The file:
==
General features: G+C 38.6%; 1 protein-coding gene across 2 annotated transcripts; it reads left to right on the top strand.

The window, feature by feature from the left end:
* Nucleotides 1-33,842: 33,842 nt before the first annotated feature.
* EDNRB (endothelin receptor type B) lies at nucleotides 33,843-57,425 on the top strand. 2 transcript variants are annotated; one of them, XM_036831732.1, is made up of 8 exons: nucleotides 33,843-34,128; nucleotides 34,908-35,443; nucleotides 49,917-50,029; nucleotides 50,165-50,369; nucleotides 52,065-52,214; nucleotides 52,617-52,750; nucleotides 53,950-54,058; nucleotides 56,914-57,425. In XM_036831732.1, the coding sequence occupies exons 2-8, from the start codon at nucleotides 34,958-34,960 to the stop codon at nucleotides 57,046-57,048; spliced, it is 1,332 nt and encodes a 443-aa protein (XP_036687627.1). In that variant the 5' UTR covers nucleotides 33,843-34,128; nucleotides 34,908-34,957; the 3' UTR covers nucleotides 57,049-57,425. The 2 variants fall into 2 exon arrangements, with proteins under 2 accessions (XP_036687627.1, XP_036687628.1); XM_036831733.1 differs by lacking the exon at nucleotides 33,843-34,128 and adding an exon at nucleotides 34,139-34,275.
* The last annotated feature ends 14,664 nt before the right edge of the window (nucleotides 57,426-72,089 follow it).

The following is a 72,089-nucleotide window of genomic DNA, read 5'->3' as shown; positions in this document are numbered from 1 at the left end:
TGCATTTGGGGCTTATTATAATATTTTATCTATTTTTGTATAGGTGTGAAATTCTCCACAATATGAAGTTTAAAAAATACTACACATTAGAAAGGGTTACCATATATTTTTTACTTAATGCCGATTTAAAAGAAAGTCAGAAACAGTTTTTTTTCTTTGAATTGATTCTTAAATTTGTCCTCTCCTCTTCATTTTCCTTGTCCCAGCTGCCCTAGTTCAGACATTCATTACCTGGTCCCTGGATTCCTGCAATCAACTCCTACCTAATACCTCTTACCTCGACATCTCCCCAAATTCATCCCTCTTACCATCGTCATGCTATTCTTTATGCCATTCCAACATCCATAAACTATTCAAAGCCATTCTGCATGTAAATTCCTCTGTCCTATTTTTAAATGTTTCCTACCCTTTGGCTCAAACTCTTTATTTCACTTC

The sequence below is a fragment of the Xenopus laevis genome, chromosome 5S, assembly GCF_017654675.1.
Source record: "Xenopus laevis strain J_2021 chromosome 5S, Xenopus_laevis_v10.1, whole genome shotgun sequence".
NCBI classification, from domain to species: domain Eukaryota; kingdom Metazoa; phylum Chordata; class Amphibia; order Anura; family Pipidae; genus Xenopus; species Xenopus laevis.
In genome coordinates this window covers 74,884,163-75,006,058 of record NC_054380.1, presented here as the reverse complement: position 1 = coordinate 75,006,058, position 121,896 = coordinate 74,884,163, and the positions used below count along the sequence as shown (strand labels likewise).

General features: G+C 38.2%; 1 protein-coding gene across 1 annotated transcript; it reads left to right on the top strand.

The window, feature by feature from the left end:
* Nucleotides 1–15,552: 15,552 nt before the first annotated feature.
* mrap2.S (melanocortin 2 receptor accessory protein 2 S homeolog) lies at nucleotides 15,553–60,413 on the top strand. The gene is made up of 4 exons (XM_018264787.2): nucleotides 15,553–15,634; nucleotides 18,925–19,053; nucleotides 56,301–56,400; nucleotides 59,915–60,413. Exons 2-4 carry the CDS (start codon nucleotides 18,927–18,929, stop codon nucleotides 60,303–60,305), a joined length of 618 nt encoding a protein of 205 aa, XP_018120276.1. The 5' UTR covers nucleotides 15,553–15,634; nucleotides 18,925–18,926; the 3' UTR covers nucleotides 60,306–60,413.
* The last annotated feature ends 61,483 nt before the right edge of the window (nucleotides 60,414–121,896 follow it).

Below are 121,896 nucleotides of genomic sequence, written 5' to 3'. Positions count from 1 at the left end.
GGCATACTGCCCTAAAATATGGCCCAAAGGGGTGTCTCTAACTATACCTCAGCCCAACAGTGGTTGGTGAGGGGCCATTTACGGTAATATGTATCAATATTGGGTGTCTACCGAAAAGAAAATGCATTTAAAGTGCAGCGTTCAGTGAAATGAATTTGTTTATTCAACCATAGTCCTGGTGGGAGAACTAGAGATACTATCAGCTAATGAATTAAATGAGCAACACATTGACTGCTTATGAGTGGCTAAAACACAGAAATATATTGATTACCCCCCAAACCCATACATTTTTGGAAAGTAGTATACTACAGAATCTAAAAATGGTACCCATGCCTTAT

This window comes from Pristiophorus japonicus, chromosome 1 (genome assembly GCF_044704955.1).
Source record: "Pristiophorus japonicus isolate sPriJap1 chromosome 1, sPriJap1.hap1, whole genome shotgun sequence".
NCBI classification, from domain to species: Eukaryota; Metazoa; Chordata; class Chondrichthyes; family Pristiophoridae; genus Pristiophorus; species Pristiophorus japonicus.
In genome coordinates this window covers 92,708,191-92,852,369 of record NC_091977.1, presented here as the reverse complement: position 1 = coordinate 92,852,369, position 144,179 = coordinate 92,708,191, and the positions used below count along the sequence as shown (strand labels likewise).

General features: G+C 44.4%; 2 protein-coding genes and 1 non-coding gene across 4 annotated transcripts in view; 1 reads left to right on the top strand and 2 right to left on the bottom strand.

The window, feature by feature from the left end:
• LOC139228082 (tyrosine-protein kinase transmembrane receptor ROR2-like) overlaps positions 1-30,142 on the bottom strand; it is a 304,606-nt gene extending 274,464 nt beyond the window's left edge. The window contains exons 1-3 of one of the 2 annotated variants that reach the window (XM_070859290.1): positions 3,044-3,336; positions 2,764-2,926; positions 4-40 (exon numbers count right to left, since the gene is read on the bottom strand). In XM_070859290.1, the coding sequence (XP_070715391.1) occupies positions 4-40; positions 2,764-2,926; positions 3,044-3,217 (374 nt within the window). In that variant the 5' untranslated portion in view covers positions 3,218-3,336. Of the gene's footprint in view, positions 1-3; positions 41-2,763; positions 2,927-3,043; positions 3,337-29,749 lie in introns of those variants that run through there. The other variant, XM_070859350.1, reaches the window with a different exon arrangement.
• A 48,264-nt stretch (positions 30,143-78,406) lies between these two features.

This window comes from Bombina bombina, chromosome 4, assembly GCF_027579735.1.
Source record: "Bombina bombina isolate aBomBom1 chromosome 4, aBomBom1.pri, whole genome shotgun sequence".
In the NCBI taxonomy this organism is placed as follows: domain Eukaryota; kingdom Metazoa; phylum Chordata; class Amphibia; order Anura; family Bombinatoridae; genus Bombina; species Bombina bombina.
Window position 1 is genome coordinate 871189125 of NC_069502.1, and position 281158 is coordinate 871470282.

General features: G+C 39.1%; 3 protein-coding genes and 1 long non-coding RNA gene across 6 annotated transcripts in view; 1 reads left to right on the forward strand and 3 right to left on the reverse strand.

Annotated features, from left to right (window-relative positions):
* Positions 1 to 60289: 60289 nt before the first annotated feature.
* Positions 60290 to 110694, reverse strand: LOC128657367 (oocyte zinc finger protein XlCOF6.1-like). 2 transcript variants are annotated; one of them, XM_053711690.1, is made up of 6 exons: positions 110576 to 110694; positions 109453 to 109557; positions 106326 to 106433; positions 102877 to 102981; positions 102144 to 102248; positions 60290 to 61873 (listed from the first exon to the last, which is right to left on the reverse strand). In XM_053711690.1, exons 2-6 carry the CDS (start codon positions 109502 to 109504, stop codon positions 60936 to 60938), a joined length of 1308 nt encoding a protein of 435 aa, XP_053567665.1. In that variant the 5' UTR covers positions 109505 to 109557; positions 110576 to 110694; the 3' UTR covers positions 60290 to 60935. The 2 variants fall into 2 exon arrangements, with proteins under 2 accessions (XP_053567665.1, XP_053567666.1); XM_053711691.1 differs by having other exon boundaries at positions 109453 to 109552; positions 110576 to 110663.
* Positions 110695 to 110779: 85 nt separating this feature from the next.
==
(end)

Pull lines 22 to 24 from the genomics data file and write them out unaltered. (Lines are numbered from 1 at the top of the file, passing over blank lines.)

In genome coordinates this window covers 92,708,191-92,852,369 of record NC_091977.1, presented here as the reverse complement: position 1 = coordinate 92,852,369, position 144,179 = coordinate 92,708,191, and the positions used below count along the sequence as shown (strand labels likewise).

General features: G+C 44.4%; 2 protein-coding genes and 1 non-coding gene across 4 annotated transcripts in view; 1 reads left to right on the top strand and 2 right to left on the bottom strand.

The window, feature by feature from the left end: